- The court will consider all circumstances, including, but not limited to, if there are strained family relationships contributing to delays and increased costs, or if there is a dispute between co-executors over the interpretation of the Will leading to a stalling of the administration of the estate.
- The court will assess whether an executor’s behaviour has been unacceptable.
- Every action will be measured against what is in the best interests of the estate.
- The key question for the court is: has the conduct of the executor placed the administration of the estate into jeopardy?
In summary, there are several reasons to remove an executor of an estate. However, the court will only do so if an executor has proved unable to perform the duties and the demands required of them and is no longer suitable for the role. Sometimes a court may encouragethe appointment of an independent administrator where there are disputes between executors.
In any case, it is always advisable to obtain independent legal advice from an experienced estate litigation lawyer if someone believes an executor is not doing what is in the best interests of the estate and the beneficiaries. Courts are usually reluctant to interfere with an executor appointed by the deceased, so it is important to obtain legal advice from experienced lawyers in this complex area.
Attwood Marshall Lawyers – Leading experts in Estate Litigation and Succession Law
Attwood Marshall Lawyers have one of the largest and most experienced Wills and Estates departments in the country, with dedicated teams who practice exclusively in estate litigation, estate administration, and estate planning.
It is important that when someone is writing their Will that they obtain trusted advice from a lawyer who has a comprehensive understanding of Succession Law. An experienced Wills and Estates lawyer can help testators make informed and considered decisions when appointing someone to take on the role of executor after they pass away. They will help their clients plan properly to mitigate the risk of disputes arising over the estate which will cause delay to the estate administration process.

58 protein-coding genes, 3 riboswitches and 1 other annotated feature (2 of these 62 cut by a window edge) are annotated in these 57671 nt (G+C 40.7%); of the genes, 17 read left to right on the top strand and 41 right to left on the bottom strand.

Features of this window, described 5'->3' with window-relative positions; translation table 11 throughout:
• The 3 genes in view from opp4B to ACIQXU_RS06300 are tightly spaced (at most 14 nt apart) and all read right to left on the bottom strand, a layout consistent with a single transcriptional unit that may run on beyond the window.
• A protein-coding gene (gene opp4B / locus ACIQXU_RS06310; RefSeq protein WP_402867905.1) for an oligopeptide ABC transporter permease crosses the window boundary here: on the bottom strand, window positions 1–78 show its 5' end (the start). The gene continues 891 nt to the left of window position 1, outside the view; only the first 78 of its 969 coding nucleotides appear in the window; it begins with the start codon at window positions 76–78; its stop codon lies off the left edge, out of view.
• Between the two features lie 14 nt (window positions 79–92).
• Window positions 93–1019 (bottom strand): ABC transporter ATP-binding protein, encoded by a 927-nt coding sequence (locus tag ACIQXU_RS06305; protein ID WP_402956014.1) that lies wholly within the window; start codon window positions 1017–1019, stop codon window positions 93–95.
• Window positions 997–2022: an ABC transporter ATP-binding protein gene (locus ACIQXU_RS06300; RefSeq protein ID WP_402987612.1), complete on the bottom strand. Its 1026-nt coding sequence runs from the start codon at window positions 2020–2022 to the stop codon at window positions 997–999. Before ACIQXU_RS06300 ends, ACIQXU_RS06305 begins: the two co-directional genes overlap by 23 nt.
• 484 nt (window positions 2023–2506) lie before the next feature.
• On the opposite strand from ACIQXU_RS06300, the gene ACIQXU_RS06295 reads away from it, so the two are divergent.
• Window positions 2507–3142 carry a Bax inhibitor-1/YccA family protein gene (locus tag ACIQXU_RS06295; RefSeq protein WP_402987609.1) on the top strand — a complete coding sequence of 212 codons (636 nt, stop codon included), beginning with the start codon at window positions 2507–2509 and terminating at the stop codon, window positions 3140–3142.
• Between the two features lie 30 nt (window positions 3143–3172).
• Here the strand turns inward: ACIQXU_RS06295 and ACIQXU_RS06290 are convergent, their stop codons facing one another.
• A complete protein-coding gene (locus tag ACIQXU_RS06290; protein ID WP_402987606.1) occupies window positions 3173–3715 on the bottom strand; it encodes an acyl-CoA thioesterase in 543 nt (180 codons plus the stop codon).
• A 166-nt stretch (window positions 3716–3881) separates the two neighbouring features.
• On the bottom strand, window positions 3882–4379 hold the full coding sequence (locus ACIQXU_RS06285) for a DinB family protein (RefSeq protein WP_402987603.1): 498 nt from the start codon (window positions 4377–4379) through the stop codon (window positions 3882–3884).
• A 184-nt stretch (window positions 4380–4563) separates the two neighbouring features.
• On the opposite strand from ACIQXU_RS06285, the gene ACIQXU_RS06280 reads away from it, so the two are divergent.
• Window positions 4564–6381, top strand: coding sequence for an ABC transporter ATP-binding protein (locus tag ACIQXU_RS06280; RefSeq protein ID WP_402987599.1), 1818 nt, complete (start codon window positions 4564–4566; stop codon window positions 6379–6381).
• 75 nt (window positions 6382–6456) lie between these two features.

In the unfortunate event that a dispute does arise, it is important to seek guidance from a skilled estate litigation lawyer to try to resolve the matter in the most effective way possible. Often people refer to the lawyer who drafted the Will to assist them with resolving estate disputes, however, estate litigation is an extremely complex area of law, and anyone involved in a dispute of this nature should seek advice from someone who knows what they are doing and specialises in this field.
Attwood Marshall Lawyers can provide expert advice to assist Executors, Administrators, and beneficiaries in resolving disputes as early as possible to try to avoid the need to go to court and costly litigation depreciating the value of the estate.
If you need advice or would like to find out more about Attwood Marshall Lawyers Wills and Estates and Estate Litigation services, please contact our Estate Litigation Department Manager, Amanda Heather, on direct line 07 5506 8245, email email@example.com or free call 1800 621 071 at any time.